A Manchester mental health group has launched poetry workshops to encourage men to use creativity to talk about their struggles. Mandem Meetup hosts weekly judgement-free talking circles at Great Northern Warehouse and it has now branched out into poetry sessions for 2023, encouraging blokes to find their inner William Wordsworth, Philip Larkin or John Cooper Clarke.
Men’s mental health is being discussed more and more these days, and rightly so. Worrying figures show that men are more likely to commit suicide than women and less likely to seek help for their mental health concerns. In its figures for 2021, mental health charity Samaritan’s reported that the male suicide rate was 15.8 per 100,000 people compared to a female suicide rate of 5.5 per 100,000. Males aged 50-54 were found to have the highest suicide rate (22.5 per 100,000) and there was a significant increase in suicides in the North West in 2021.
While men have historically been less willing to talk about their feelings than women are, the way they deal with their mental health struggles is slowly improving. In September 2019 Mind released figures taken from a survey of 2,000 men called Get It Off Your Chest, comparing the 2019 results to those of the exact same survey done in 2009. It reported that although two in five men regularly feel worried or low, they are now three times more likely to seek help from a therapist and much more likely to visit a GP than they were in 2009.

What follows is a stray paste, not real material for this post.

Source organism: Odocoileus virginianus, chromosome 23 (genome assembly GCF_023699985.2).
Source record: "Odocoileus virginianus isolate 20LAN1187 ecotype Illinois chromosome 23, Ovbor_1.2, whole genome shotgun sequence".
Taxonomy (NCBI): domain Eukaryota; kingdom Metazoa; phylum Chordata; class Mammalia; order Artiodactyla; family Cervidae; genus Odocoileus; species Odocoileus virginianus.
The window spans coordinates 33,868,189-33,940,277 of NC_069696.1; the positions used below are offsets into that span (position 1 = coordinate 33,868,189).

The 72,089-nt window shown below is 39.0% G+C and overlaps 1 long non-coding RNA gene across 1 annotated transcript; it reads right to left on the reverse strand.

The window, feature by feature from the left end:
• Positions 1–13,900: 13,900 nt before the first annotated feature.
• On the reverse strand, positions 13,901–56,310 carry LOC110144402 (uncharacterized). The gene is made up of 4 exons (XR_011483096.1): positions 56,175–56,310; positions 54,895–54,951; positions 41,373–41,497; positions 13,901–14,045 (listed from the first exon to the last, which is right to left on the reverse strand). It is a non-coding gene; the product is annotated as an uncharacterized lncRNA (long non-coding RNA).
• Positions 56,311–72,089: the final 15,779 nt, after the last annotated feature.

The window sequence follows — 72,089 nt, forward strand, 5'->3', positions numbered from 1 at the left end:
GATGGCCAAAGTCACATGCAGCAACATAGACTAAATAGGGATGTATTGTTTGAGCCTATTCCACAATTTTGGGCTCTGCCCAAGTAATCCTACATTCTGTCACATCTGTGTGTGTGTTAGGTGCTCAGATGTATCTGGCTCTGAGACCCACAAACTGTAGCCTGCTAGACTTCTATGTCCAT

Talking is a simple way to lighten your mental load and get some worries off your chest but channeling your thoughts into creative pursuits like poetry can also be therapeutic. Poetry has been shown in studies to reduce feelings of worry, sadness and fear.
So it can only be a good thing that these poetry workshops aimed at men have launched in Manchester City centre. Led by Manchester-based rapper and social justice activist, Magic EKJ, Poetic Hooligans is a series of workshops which encourage men to talk about their struggles and express themselves through creativity. The monthly workshops "welcome men of all creative abilities to write poems, songs, and chants” about their experiences as men.
But if poetry and music aren’t the way you want to explore your mental health worries, Mandem Meetup also hosts talking circles which aim to provide judgement-free spaces across the city for anyone who identifies as male to open up and share what’s going on in their lives. It’s a simple, relaxed affair, with men getting together to have a brew and share how they’re feeling.
Ben Rutter, Operations Director at Mandem Meetup, said: “As a nation, we’ve come a long way in understanding and supporting mental health, yet men are still treated differently.
“They’re expected to act tough and refrain from opening up to the people close to them, which we completely disagree with. We care about our fellow brothers, our mandem, we want them to know that there’s always a safe space for them to share their feelings. Mental health is just as important as physical health, and we want to raise awareness for this across Greater Manchester.”
Mark Schofield, Centre Director of Great Northern Warehouse, said: “Mandem Meetup embodies our inclusive and supportive community at Great Northern Warehouse. We’re proud of the work they’re doing for mental health and feel confident that they will make a real difference throughout Greater Manchester.”
The next Poetic Hooligans workshop is on 17 February at 7pm at The Village Hall on Deansgate Mews in the Great Northern. The Mandem Meetup Deansgate Talking Circle is hosted every second Tuesday from 6pm at the same location and the group hosts walks and other events too.
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